Increase Diversity to Protect Urban Plants from Killer Pests


Target: Marty Walsh, Mayor of Boston, Massachusetts

Goal: Call on city officials to increase plant diversity in order to protect urban landscapes from increasingly destructive pests

The lack of plant variety across major cities in the United States is creating an ideal breeding ground for cankerworms, plant-eating caterpillars which are a driving cause of leaf loss and eventually death for many species of plants. The fall cankerworm, native to the Eastern United States, eats new leaves as it hatches in early spring causing premature foliage death and unsightly damage to plants. Urban farmers and gardeners can increase plant diversity, as well as the density of ornamental shrubs, to more closely mimic a natural environment and thus decrease cankerworm damage.

Research from North Carolina State University (NCSU) has shown that the fall cankerworm does more damage to native plants in “simple urban environments.” During the study Dr. Steve Frank, an assistant professor of entomology at NCSU, found that the cankerworms were less likely to destroy native plants when surrounded by a more richly diverse plant environment. Furthermore, the study revealed that the worms stayed away from nonnative species of plants almost completely.

Recognizing the importance of a diversity of foliage species is a necessary step in creating a more sustainable urban landscape. Although the goal of urban farming is often to produce aesthetically pleasing surroundings, current models invite extensive, unsightly damage by cankerworms and other pests. In Eastern cities such as Boston, where cankerworm and winter moth infestations are known to devastate landscaping plants, greater diversity would both help sustain urban plant life and contribute to the city’s upkeep.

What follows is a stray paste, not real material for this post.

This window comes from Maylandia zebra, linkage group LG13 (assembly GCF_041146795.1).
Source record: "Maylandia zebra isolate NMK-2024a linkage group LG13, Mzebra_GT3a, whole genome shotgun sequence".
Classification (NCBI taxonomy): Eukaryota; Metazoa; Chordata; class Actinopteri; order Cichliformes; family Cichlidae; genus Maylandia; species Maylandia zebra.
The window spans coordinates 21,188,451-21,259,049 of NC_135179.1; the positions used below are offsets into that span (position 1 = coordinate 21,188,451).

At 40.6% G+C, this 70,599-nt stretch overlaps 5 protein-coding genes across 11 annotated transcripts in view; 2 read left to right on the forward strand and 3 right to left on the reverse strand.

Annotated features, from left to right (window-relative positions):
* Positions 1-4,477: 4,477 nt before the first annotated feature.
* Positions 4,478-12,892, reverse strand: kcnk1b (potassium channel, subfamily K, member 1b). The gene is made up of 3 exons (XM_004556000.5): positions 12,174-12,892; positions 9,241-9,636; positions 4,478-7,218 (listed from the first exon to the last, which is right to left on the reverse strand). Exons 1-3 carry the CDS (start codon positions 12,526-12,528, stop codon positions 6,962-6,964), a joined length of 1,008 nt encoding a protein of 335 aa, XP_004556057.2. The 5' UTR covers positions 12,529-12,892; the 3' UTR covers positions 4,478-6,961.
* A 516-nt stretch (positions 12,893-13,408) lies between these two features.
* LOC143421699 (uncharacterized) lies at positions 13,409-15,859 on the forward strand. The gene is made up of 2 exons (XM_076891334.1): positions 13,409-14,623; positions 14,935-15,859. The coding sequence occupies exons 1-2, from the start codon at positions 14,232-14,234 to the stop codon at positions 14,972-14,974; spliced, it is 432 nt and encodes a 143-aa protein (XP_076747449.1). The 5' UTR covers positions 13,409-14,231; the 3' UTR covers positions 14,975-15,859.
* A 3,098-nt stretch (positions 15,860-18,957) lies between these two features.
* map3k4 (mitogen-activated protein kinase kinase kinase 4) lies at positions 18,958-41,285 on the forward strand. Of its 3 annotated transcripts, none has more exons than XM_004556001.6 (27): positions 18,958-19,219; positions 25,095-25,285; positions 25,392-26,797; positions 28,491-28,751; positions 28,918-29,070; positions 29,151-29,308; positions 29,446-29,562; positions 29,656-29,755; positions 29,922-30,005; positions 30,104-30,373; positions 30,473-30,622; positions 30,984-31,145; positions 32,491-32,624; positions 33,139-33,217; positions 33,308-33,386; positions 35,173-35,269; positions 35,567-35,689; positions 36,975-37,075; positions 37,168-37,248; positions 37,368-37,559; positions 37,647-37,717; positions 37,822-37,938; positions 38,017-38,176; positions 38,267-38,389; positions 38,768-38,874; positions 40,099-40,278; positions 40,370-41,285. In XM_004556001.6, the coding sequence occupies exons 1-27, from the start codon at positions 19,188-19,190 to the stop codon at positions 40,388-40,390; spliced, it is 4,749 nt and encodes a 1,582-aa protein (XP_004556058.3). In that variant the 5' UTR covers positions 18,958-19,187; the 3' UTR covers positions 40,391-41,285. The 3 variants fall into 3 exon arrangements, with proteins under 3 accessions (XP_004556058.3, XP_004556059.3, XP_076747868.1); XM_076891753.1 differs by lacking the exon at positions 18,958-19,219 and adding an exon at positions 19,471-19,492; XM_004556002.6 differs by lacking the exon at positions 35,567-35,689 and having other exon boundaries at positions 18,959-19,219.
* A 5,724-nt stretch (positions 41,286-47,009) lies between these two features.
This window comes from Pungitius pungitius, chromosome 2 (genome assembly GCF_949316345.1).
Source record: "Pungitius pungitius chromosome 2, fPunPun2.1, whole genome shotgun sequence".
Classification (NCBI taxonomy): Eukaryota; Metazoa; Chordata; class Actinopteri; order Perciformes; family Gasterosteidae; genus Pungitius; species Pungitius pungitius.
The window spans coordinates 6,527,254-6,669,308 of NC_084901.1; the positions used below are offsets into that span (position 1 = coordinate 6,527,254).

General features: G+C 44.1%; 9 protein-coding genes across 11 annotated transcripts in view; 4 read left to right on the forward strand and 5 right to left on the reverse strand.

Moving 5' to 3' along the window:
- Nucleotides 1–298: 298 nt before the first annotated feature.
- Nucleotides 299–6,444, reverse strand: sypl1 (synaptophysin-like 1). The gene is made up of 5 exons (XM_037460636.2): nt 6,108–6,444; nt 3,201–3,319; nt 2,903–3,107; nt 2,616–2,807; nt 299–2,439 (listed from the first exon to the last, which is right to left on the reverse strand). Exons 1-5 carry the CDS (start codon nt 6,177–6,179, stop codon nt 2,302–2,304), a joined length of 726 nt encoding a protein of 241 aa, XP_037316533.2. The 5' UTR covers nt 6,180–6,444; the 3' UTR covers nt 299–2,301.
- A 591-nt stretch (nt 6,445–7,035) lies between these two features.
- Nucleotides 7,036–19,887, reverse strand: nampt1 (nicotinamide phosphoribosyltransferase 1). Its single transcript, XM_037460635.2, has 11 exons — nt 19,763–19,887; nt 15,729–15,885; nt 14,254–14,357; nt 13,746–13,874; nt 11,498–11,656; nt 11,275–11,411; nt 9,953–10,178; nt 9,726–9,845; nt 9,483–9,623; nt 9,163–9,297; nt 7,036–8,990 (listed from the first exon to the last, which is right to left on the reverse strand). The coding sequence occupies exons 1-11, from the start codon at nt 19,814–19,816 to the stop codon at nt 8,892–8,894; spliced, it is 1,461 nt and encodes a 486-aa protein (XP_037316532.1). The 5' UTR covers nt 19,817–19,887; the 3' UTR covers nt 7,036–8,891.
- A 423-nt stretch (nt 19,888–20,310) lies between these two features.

If the lack of urban plant diversity is not addressed the damage caused by fall cankerworms could become irreversible, allowing budding plants to survive only a few days before being destroyed. Support healthier, more beautiful urban landscapes and demand that Boston Mayor Marty Walsh work with urban farming organizations to implement new plant diversification strategies across his city.


Dear Mayor Walsh,

The urban landscape is suffering each day that the diversity of plant foliage in Boston remains the same. A new study conducted by North Carolina State University reveals that the fall cankerworm is a contributing cause of defoliation in cities across the United States. These caterpillars feed on new plants when they first bud, giving plants little chance to bloom. This is detrimental to the urban landscape and could even leave cities barren of foliage if efforts are not made to limit the insects’ breeding conditions.

The NCSU study concludes that diversifying plant life in cities makes it less likely that the cankerworms will invade. Fall cankerworms were less likely to destroy native plants if nonnative plants were planted in the same area creating a more dense, complex plant habitat that mimicked a more natural environment.

The city of Boston must implement new planting strategies if it wants to retain its reputation for being one of the cleanest and most beautiful cities in America. I urge you to work with urban farmers to increase plant diversity, thus limiting the destructive potential of cankerworm infestations.


[Your Name Here]

Photo credit: L. Shyamal via Wikimedia Commons

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